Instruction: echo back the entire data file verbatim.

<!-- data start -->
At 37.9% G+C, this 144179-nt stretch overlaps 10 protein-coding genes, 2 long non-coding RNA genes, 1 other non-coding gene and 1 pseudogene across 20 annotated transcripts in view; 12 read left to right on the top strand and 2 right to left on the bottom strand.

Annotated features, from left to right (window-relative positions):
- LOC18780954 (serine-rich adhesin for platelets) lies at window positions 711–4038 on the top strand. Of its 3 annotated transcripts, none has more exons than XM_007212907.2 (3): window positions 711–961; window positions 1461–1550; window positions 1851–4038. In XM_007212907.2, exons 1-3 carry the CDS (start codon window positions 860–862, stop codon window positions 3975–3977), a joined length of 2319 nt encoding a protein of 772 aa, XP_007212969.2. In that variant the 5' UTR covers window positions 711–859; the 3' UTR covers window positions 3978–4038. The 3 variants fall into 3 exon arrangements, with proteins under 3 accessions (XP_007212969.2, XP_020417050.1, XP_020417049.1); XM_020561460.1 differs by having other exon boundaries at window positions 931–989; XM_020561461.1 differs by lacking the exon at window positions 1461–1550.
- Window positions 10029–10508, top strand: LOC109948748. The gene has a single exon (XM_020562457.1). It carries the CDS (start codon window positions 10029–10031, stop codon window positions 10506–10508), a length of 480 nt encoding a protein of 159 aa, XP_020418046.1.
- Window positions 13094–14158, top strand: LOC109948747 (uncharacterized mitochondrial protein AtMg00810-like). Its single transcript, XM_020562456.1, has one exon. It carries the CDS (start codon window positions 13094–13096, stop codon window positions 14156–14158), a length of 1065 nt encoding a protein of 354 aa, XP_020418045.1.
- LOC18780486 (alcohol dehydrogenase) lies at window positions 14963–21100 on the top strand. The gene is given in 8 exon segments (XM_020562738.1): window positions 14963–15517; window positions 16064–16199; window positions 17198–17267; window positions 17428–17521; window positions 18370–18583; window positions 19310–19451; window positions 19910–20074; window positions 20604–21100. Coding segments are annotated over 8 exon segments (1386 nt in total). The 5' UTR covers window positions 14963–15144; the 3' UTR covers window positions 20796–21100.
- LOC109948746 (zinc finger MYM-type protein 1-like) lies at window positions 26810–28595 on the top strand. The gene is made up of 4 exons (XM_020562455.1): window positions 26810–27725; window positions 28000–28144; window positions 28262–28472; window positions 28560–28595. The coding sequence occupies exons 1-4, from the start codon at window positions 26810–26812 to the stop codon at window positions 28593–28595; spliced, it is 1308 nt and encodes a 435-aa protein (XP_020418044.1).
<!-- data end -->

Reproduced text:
At 37.9% G+C, this 144179-nt stretch overlaps 10 protein-coding genes, 2 long non-coding RNA genes, 1 other non-coding gene and 1 pseudogene across 20 annotated transcripts in view; 12 read left to right on the top strand and 2 right to left on the bottom strand.

Annotated features, from left to right (window-relative positions):
- LOC18780954 (serine-rich adhesin for platelets) lies at window positions 711–4038 on the top strand. Of its 3 annotated transcripts, none has more exons than XM_007212907.2 (3): window positions 711–961; window positions 1461–1550; window positions 1851–4038. In XM_007212907.2, exons 1-3 carry the CDS (start codon window positions 860–862, stop codon window positions 3975–3977), a joined length of 2319 nt encoding a protein of 772 aa, XP_007212969.2. In that variant the 5' UTR covers window positions 711–859; the 3' UTR covers window positions 3978–4038. The 3 variants fall into 3 exon arrangements, with proteins under 3 accessions (XP_007212969.2, XP_020417050.1, XP_020417049.1); XM_020561460.1 differs by having other exon boundaries at window positions 931–989; XM_020561461.1 differs by lacking the exon at window positions 1461–1550.
- Window positions 10029–10508, top strand: LOC109948748. The gene has a single exon (XM_020562457.1). It carries the CDS (start codon window positions 10029–10031, stop codon window positions 10506–10508), a length of 480 nt encoding a protein of 159 aa, XP_020418046.1.
- Window positions 13094–14158, top strand: LOC109948747 (uncharacterized mitochondrial protein AtMg00810-like). Its single transcript, XM_020562456.1, has one exon. It carries the CDS (start codon window positions 13094–13096, stop codon window positions 14156–14158), a length of 1065 nt encoding a protein of 354 aa, XP_020418045.1.
- LOC18780486 (alcohol dehydrogenase) lies at window positions 14963–21100 on the top strand. The gene is given in 8 exon segments (XM_020562738.1): window positions 14963–15517; window positions 16064–16199; window positions 17198–17267; window positions 17428–17521; window positions 18370–18583; window positions 19310–19451; window positions 19910–20074; window positions 20604–21100. Coding segments are annotated over 8 exon segments (1386 nt in total). The 5' UTR covers window positions 14963–15144; the 3' UTR covers window positions 20796–21100.
- LOC109948746 (zinc finger MYM-type protein 1-like) lies at window positions 26810–28595 on the top strand. The gene is made up of 4 exons (XM_020562455.1): window positions 26810–27725; window positions 28000–28144; window positions 28262–28472; window positions 28560–28595. The coding sequence occupies exons 1-4, from the start codon at window positions 26810–26812 to the stop codon at window positions 28593–28595; spliced, it is 1308 nt and encodes a 435-aa protein (XP_020418044.1).